The Japan Link

last updated on: 21st Oct 2013

Lambeth Conference 2008Japan is a secular society with a minority Christian presence of about 1 million people – of this 50000 Anglican; an island nation who tends to find itself isolated from the Continent; an aging nation; and well developed economy, education & health being the big issues of the country. 

Rikkyo School visit to St Philip's CentreThe Diocese of Leicester has had a link with Japan for some 20 years.

The thrust of this link is the provision of friendship and encouragement to a Church that can feel isolated from its’ Christian brothers and sisters overseas, and yet has much spiritual wisdom and a rich cultural heritage to share.


 

Some of the things we do

Every month the Link provides content for the Anglican Church of Japan newspaper (the equivalent of our Church Times), sharing on events and ministry in our diocese.

The link helped provide 15 stained glass windows from the old Groby Road Hospital chapel and 30 pews, a lectern, altar table, priest’s desk & chair, and rails from the redundant church of St Paul’s in Foss Road, to Toyama in the Diocese of Kyoto which gave inspiration for the design of a new church in Toyama, St Mary’s. The beautiful new church was dedicated in 2005 and has given Japanese churches a strong sense of belonging to the international Christian community.

In Japan education is a key to Christian mission and development, an aim shared with our own diocese. The churches often run kindergartens and schools, and some have universities too. The Japan Link has facilitated visits between Leicester Cathedral Choir and 3 Anglican schools in Tokyo, where 30 young choir members participated in a variety of lessons.
Most years our Link welcomes and hosts school boys from the Rikkyo Anglican School, in Tokyo, as they travel to experience the UK and language schools.

The Link also holds regular cultural events giving people across the diocese the chance to see some of the important elements of life in the country.

We also encourage and support parish to parish, priest to priest, lay to lay and bishop to bishop links where opportunities arise.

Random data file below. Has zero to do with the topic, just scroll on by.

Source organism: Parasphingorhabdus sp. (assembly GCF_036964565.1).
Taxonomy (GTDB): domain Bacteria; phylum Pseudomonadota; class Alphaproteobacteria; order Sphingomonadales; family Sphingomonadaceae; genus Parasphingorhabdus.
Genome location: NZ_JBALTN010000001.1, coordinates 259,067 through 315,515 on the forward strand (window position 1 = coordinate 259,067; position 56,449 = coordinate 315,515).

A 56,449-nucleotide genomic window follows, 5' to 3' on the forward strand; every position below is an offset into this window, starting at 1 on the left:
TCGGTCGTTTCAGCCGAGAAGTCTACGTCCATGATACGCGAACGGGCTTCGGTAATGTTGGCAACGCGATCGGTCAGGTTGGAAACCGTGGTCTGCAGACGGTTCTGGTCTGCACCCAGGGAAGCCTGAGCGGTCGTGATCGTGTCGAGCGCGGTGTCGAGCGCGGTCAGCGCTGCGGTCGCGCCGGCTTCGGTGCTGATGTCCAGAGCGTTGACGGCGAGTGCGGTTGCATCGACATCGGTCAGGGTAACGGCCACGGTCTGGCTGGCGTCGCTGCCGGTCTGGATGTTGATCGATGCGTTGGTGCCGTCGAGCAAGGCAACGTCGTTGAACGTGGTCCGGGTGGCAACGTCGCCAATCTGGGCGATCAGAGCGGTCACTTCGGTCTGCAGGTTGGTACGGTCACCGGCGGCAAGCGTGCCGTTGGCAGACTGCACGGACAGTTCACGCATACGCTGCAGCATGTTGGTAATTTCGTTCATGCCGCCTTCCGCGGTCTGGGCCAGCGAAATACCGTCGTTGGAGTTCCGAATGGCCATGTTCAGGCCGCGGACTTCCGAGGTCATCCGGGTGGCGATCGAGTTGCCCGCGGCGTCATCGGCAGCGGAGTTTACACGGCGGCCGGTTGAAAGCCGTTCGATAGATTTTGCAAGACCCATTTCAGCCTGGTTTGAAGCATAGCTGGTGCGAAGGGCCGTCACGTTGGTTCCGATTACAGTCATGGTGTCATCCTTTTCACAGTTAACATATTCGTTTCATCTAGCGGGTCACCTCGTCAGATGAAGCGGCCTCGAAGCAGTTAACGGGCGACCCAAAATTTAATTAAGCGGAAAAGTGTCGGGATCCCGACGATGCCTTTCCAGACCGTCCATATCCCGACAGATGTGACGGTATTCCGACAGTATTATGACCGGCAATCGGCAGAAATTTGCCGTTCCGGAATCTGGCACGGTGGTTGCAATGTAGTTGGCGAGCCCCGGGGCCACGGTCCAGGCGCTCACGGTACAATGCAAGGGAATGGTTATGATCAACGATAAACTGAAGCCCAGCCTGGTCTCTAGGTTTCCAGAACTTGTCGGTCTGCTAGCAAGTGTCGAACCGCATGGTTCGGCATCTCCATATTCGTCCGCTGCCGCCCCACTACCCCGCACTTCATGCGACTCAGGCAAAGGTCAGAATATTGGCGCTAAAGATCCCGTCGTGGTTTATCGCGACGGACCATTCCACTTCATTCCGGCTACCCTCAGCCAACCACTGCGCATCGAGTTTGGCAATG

Sendai Disaster 2011

Japan Earthquake and TsunamiThe Anglican Church of Japan may be small in number but has been active in the disaster relief work following the tragic earthquake, tsunami and nuclear disaster of 2011. The Anglican Church of Japan set up the ‘Tohoku- Let’s Walk Together’ Project, providing practical support and help for those groups not supported by main relief efforts.

The disaster relief effort in Japan is far from over, and a DVD of the work is being provided through our Link for anyone wanting to find out what is happening now. Areas are still contaminated with nuclear material, people are still housed in temporary structures, many individuals remain unsupported as relief efforts focus on the major centres.

Tohoku Relief Project 2012Last year our diocese through the Japan Link raised £5000 in a few weeks to support the relief efforts through coffee mornings, sales and information events. We thank everyone who was able to contribute. This year the Japan Link continues to support the relief efforts through information and continued fund raising.

Links

For information on the Tohoku Disaster Relief efforts, or the Japan Link, contact:
Revd Stephen Crofts: 0116 327 9781 crofts.stephen@btinternet.com
Or Mrs Yoshimi Gregory: 07986 196332

 

Update October 2013

Shortly after the big earthquake and tsunami in Northern Japan in 2011, individuals, parishes and the Diocese of Leicester were able to send a donation towards the relief effort.  Since that time, NSKK and The Project 2 Isshoni Aruko” have been working very hard to support this and phase I of the Project was completed in May 2013.

We have received a summary report and also a selection of photographs illustrating the work, along with the deep appreciation of NSKK and people involved with this activity for our generosity.  Please continue to keep all who were and are still affected by this calamity in your prayers.

 


 
 

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  3. The Japan Link

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